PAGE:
Monday, September 6, 2021

Two Serious Ladies – Jane Bowles
Jane Bowles had talent, but in this novel (her only one) it’s limited to the creation of scenes. Various people meet in an odd setting and they talk, interact; it’s well-written (especially the dialogue) and even entertaining. What’s missing is a plot to bring the scenes together. It’s all a random assemblage. The two ladies of the title are Miss Goering and Mrs Copperfield, but why are they deemed “serious”? They act so erratically that they merely seem nutty. The novel made no sense, from the opening pages (where I could accept not knowing what was going on) to the last page (where the absence constituted an overall shortcoming). I believe that ideas occurred to this author, and she went off on tangents. When she wore a tangent out she skipped to another. A fan of Ladies might claim that life is random, senseless, and that I should just go with the flow. Or that it was an offbeat comedy. Well, I did go with the flow, I did find scenes funny in a muted way. But I need coherence – some purpose or point – to be satisfied. Does Jane Bowles deserve the prestige of being published by the Library of America? This book includes, besides the novel, her play, stories and letters (many to her husband Paul). When Ladies came out, most critics, like me, didn’t “get it.” But there were friends of Paul and Jane with clout, such as Tennessee Williams and Truman Capote, and they loved it. It was acceptance by the gay artistic community that eventually elevated it to the status of a cult classic. As for the letters – I merely flipped through the pages. The early ones are very long and chatty, filled with events, people, plans. The last ones evoke pity; reading them is like witnessing the disintegration of a personality. All that is left of Jane is a barely intelligible plea to “go home.”

Waveland – Frederick Barthelme
In the beginning I found this novel readable. Which is unusual, these days. Most novels (eighteen out of twenty) don’t get reviewed because I don’t stick with them far enough. And, of the ones I do review, when was I last enthusiastic? You’d have to go back to two of Willa Cather’s stories in March of this year (though her collection as a whole wasn’t that good). I read fiction every night, so this is a dreary period. Is it me or the books? In the case of Waveland, it’s both. Barthelme presents a dysfunctional world in which offbeat characters in offbeat situations do a lot of talking in offbeat dialogue. When I stopped reading (I got halfway through this very short book) the aimless, world-weary protagonist was living with two women – his girlfriend and his ex-wife. His ex was beaten up by her boyfriend, and felt uneasy being alone. A one-armed Gulf War veteran is thrown in the mix, apparently to spout angry cynicisms. This is a form of literary fiction in which menace is an important element. The girlfriend, we learn on the second page, has been exonerated in the murder of her husband – not enough evidence. The ex-wife has a history of off-the-wall behavior, and the violent boyfriend is waiting in the wings. Even the vet seems to be potentially dangerous. All this could work, I suppose – except that, like his world-weary protagonist, Bartheleme doesn’t seem that much interested in his scenario. There’s little momentum to Waveland; we drift a lot, and eventually I drifted away. Maybe I’m weary too – of fiction and its devices (when I can recognize them as devices).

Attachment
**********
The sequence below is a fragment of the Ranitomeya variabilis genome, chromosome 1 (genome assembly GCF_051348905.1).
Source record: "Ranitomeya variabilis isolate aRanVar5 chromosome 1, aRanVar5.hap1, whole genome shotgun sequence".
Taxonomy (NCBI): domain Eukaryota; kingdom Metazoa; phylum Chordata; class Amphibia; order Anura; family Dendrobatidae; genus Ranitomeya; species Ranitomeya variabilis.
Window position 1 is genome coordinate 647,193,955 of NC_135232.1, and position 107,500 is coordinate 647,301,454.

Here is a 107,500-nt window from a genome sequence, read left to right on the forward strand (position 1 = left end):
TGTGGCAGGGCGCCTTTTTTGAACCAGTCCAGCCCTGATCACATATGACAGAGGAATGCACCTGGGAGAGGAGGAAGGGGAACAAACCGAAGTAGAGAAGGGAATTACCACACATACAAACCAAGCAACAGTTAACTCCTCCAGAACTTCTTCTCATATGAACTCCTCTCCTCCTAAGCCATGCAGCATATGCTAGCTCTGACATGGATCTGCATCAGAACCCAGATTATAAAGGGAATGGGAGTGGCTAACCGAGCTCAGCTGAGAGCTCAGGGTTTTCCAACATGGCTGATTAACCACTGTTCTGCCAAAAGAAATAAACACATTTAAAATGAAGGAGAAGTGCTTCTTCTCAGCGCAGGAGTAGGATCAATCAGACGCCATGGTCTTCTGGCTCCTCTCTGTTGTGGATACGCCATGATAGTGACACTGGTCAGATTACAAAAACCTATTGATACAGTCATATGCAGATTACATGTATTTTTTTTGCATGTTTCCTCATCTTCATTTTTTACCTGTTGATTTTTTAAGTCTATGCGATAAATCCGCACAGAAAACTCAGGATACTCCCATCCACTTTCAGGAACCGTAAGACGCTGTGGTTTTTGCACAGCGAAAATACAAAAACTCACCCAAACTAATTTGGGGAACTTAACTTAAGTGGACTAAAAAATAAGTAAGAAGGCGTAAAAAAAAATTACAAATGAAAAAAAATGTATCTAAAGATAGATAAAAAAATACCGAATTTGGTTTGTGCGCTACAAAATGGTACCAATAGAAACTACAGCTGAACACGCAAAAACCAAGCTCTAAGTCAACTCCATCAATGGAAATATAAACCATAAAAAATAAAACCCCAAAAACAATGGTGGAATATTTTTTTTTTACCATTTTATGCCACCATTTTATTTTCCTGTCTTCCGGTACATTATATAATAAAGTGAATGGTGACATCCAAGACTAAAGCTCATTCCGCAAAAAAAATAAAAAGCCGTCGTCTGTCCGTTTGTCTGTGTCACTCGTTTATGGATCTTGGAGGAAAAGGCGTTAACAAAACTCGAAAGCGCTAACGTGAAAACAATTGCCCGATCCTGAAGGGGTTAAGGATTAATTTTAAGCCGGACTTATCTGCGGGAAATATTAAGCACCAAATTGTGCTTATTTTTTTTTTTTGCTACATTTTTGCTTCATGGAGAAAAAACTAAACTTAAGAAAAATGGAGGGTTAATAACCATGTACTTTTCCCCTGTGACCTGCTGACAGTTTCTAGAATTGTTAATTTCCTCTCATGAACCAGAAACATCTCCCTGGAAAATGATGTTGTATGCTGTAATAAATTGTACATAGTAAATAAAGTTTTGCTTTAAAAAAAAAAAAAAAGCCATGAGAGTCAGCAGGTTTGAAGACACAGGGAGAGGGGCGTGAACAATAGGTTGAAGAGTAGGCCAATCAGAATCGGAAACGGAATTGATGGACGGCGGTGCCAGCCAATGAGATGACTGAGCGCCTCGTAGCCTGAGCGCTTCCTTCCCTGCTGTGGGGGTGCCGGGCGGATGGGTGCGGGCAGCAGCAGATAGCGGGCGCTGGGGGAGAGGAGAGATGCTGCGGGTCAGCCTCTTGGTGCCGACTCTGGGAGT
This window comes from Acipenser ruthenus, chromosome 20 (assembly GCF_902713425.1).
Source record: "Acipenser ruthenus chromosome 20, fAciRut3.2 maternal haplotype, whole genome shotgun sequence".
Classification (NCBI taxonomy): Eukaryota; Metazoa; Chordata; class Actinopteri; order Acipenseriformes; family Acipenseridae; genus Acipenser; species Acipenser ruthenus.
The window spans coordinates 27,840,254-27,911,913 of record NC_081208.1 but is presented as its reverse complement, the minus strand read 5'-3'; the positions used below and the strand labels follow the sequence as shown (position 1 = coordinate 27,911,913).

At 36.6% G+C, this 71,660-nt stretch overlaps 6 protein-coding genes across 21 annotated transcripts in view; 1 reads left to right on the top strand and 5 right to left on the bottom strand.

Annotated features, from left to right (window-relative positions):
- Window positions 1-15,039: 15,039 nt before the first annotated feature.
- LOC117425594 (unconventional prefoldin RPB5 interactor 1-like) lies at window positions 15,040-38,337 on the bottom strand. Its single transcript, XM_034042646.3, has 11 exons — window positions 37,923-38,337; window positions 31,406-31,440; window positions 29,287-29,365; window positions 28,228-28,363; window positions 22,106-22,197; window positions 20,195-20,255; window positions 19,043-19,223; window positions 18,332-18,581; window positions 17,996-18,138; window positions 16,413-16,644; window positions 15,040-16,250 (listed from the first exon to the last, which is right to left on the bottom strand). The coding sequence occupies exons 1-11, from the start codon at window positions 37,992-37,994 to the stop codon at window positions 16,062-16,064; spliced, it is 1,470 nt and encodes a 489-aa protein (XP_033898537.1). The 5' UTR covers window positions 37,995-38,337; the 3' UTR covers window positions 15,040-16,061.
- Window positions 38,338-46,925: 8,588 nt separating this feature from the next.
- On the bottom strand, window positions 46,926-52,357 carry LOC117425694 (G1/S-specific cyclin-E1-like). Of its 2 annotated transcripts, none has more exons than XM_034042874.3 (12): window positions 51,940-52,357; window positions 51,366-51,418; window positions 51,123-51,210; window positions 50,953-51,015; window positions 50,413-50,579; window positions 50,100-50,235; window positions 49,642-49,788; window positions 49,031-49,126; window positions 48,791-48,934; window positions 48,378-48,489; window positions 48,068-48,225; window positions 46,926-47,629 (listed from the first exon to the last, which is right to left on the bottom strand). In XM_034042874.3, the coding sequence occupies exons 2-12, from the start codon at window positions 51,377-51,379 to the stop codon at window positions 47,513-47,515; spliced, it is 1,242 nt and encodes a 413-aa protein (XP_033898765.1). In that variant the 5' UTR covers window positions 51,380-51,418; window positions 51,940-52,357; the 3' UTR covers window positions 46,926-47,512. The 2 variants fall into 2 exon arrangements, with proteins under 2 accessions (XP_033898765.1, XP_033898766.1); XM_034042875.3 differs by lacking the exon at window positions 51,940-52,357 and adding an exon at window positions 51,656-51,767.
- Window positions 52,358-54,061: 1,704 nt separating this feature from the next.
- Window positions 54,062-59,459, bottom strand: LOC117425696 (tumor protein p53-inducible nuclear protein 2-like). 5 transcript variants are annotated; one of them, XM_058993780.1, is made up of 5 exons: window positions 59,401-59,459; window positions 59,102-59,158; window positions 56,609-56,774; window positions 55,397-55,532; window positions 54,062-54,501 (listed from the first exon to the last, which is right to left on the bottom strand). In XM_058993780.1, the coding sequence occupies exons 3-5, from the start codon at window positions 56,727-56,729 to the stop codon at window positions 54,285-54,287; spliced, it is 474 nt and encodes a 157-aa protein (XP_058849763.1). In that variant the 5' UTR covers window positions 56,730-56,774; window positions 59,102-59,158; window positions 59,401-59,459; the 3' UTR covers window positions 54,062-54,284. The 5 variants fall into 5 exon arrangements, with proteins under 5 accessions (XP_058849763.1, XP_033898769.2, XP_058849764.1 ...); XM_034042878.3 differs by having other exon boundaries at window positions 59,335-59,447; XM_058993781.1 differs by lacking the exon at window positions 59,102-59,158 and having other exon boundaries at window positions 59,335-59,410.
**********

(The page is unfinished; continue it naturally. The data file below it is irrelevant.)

The Old Devils – Kingsley Amis
When he was thirty -two Amis achieved success with Lucky Jim. Thirty-two years later Devils was published, and he was finally awarded  the Booker Prize. This is something that I believe he coveted. In between those two novels he produced a steady stream of work, much of it mediocre, but with this novel he gathered his resources and wrote a big, carefully-crafted work that the Booker jury could not ignore, especially coming from an aging lion of English literature. The major resource he called upon was his ability to use language. But, unfortunately for this reader, that’s all he had. A novel should have a plot, but there’s only a pretense of one in Devils. Here it is: Alum returns to Wales with his wife Rhiannon and they resume relations with a bunch of old acquaintances. These acquaintances talk, think, have feelings, and drink tremendous amounts of liquor. The men seem pretty much the same: elderly, decrepit, condemned to loveless (and sometimes miserable) marriages, and not fully alive. The women are more spirited, and generally use their energies to inflict pain. Except for the two characters I’ve assigned names to, it took an effort to tell one person from another. Alum’s sharpness is distinctive, and Rhiannon is portrayed with affection; the novel’s only cohesive element is the fact that a number of the men are in love with her. But the world Amis creates is a dismal one, and the emotion of love seems out of place. He’s comfortable being mean; his humor is a nasty, cutting sort. I used the word “acquaintances” instead of “friends” because nobody seems to care much about anybody else. This not caring about anybody extended to me. As stated, this novel-without-a-plot is a mainly display of Amis’s prose, but it often gets tangled in its own inventiveness. When I entered the last stretch I was impatient for it to just be over. Then, on the final pages, reports from another party surface suggesting that Rhiannon and Peter find love. A happy ending? It’s so unlikely that I believe Amis was incapable of showing it actually happening.

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